Foreign troops destabilizing Afghanistan, Pakistan: Sami
AT Monitoring Desk-KABUL: Exploring all avenues to restore peace in Afghanistan, President Ashraf Ghani talked to the godfather of Taliban, Maulana Samiul Haq, by phone and discussed ways that could help the Afghan-lead reconciliation process.
Afghan Ambassador to Islamabad, Hazrat Umar Zakhilwal, called on Samiul Haq, who is the chief of his own political party Jamiat Ulema-i-Islam (JUI-S), in Nowshera. The Pakistani cleric is also in charge of Darul Uloom Haqqania, a religious school, in Akora Khattak area of Nowshera district. The seminary has graduated scores of top Taliban and Haqqani leaders.
The telephonic conversation between President Ashraf Ghani and Samiul Haq took place in presence of the Afghan ambassador to Pakistan.
In the telephonic conversation which lasted about half hour, they conferred on different ways that could help the Afghan-led reconciliation process, reported Dawn, a Pakistani newspaper.
According to Dawn, President Ghani described Samiul Haq not just a mentor to the Afghan insurgents but a “respectable figure for the entire Afghan nation, which looked up to the latter for restoration of peace” in Afghanistan.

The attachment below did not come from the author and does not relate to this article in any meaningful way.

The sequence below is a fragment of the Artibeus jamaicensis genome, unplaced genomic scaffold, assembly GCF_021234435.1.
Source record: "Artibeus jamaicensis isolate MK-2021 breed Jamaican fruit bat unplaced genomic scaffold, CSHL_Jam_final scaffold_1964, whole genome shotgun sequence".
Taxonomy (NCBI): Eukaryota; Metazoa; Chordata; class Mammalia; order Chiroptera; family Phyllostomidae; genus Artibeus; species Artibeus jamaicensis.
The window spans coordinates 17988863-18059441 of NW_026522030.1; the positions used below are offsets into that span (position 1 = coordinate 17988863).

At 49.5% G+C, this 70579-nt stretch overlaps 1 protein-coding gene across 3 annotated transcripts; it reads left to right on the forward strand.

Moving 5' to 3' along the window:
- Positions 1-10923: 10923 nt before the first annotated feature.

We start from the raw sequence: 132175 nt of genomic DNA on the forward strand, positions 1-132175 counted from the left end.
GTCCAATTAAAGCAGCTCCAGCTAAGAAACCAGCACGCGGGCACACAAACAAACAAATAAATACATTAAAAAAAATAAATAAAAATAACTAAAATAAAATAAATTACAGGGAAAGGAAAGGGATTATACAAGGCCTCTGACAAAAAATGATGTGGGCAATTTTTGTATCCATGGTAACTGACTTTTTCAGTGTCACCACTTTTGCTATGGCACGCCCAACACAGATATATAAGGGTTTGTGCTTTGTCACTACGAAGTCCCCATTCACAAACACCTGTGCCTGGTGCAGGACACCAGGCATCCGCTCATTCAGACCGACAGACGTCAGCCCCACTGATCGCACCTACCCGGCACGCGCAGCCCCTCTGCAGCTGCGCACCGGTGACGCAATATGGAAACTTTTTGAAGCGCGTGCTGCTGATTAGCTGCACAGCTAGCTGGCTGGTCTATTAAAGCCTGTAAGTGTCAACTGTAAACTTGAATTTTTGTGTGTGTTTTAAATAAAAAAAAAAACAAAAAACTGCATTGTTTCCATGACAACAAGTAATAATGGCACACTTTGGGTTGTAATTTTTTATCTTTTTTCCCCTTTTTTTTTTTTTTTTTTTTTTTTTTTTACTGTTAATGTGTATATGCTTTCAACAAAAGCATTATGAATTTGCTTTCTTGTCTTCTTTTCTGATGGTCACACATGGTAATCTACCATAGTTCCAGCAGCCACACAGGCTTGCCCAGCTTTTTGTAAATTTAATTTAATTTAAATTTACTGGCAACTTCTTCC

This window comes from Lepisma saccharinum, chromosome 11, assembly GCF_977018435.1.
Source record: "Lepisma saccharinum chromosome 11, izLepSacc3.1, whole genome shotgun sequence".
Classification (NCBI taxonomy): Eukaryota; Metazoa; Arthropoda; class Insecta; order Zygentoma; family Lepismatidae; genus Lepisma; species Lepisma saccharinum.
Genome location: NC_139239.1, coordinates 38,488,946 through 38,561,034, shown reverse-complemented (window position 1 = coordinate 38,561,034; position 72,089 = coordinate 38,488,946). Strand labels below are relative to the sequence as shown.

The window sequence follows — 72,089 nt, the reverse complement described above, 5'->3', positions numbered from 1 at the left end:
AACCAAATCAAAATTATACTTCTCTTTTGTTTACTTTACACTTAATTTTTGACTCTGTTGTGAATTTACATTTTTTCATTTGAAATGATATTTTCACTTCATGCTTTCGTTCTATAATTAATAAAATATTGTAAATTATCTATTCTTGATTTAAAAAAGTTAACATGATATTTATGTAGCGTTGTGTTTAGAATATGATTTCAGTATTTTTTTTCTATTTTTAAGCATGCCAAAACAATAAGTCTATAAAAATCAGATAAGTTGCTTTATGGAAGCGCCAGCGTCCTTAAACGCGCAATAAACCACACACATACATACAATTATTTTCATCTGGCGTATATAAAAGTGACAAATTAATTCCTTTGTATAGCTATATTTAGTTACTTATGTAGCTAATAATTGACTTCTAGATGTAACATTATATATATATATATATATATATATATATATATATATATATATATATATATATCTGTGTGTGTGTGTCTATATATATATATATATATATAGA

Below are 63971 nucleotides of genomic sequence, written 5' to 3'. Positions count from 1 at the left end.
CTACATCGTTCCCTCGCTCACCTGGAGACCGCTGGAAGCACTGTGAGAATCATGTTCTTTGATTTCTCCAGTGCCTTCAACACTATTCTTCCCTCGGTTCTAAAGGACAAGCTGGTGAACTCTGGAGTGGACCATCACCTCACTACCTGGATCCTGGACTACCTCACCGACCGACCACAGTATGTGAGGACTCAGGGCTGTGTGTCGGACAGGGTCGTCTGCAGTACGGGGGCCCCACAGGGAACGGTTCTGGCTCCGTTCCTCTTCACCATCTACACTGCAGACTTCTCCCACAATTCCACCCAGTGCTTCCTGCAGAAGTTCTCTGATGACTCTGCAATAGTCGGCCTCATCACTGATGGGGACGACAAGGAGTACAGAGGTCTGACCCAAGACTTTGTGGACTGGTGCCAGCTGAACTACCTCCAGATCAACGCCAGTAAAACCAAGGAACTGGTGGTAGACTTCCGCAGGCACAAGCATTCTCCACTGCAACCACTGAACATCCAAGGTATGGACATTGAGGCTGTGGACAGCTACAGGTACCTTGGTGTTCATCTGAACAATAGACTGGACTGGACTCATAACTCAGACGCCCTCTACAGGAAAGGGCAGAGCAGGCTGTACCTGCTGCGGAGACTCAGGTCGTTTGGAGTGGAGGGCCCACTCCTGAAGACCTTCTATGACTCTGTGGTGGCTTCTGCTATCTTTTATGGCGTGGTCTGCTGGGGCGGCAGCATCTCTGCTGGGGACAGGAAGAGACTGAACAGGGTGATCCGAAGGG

Chief of the Jamiat Ulema-i-Islam emphasized on the need of stability and peace in both Afghanistan and Pakistan. He said the Afghan government “needed to play an active role in achieving the objective.”
Samiul Haq further said that Afghan government and people should ask the US-backed foreign forces in Afghanistan to leave the country. The Pakistani cleric for long has supported the Taliban and stressed on withdrawal of coalition forces from Afghanistan. In the conversation with President Ghani, he said the withdrawal of foreign troops would help to protect sacrifices of Afghan people from going to waste. However, the report did not elaborate that whether he was referring to civilian causalities inflicted by the militants or causalities suffered by the Taliban or both.
The godfather of the Taliban said that the coalition forces in the country do not want to see Afghanistan and Pakistan stable. Samiul Haq also suggested the measures that could help in reducing trust deficit between the Afghan government and Taliban.
In the meeting with Samiul Haq, the Afghan envoy to Pakistan said the Taliban leaders should come forward to engage in direct talks with the government. Responding to Zakhilwal, the cleric stressed on the need of dialogue between Kabul and Islamabad to resolve their differences.
Sources told Dawn that Samiul Haq also expressed “concern over the growing influence of India” in Afghanistan.
This was Zakhilwal’s second visit to Darul Uloom Haqqania to meet Samiul Haq and seek his support in convincing the insurgent group to renounce violence and become part of the Afghan reconciliation process.